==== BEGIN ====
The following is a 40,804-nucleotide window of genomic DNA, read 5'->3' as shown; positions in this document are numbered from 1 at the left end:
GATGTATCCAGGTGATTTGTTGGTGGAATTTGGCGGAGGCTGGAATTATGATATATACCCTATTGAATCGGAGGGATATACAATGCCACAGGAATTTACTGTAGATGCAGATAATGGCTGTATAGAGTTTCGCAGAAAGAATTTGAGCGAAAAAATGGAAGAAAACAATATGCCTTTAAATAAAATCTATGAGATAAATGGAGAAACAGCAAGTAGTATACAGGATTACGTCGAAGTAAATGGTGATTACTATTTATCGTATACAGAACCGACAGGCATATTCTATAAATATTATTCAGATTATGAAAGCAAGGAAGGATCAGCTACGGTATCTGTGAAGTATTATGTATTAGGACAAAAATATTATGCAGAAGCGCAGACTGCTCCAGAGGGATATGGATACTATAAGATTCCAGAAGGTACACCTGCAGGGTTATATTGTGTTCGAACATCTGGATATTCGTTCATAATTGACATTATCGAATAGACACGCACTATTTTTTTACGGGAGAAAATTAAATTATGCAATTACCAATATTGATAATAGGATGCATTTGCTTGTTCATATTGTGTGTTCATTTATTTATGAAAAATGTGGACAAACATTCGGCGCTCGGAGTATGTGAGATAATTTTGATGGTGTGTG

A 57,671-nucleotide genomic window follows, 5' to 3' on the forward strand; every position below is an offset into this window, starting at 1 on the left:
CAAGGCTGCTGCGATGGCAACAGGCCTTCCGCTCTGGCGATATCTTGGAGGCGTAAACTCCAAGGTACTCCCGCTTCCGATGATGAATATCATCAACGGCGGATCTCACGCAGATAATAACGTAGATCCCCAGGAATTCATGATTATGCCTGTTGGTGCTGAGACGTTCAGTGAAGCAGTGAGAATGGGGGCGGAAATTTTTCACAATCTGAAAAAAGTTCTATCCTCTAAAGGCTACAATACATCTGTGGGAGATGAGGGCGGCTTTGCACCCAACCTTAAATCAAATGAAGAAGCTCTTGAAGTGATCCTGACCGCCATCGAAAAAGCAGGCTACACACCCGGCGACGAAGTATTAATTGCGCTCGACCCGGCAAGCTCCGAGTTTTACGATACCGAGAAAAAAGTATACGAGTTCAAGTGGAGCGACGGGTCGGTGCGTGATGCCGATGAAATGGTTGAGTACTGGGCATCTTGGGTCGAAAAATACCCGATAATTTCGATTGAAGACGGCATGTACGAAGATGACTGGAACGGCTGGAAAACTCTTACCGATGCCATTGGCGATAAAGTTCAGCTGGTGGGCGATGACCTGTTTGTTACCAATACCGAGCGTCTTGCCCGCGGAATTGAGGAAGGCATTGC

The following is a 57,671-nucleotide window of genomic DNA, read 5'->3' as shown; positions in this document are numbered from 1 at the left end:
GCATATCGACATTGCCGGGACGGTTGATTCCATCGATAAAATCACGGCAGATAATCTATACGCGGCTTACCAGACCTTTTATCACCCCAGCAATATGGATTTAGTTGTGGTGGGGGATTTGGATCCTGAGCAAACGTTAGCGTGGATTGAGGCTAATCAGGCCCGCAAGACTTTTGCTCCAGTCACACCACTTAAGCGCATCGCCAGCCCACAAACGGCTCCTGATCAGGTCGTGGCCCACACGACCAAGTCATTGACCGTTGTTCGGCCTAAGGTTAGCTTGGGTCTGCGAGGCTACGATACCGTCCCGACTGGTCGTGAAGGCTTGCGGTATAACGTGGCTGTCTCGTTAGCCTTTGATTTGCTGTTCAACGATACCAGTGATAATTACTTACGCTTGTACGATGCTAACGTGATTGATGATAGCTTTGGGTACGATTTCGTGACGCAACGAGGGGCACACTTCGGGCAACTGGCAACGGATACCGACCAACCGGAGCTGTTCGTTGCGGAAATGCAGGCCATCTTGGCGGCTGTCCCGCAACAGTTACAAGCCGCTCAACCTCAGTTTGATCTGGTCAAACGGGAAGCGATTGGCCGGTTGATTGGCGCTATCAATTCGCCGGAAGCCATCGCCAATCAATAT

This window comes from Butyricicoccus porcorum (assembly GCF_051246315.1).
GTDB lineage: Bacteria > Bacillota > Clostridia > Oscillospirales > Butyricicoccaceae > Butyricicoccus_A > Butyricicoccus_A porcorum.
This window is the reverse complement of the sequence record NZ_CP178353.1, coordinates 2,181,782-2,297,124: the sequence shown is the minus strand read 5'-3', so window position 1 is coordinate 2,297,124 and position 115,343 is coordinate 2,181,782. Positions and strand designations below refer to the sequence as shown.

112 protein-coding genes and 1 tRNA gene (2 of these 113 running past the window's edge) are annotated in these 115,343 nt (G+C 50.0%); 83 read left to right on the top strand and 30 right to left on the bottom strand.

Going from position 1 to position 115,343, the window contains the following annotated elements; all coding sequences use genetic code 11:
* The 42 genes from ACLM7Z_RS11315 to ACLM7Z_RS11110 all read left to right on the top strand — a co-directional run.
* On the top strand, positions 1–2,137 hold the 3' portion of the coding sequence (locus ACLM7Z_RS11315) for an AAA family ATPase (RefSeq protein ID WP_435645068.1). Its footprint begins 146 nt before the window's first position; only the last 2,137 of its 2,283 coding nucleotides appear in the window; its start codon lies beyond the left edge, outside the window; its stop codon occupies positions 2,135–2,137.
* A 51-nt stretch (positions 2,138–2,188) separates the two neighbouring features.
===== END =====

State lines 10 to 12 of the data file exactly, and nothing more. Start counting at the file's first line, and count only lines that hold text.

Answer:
112 protein-coding genes and 1 tRNA gene (2 of these 113 running past the window's edge) are annotated in these 115,343 nt (G+C 50.0%); 83 read left to right on the top strand and 30 right to left on the bottom strand.

Going from position 1 to position 115,343, the window contains the following annotated elements; all coding sequences use genetic code 11:
* The 42 genes from ACLM7Z_RS11315 to ACLM7Z_RS11110 all read left to right on the top strand — a co-directional run.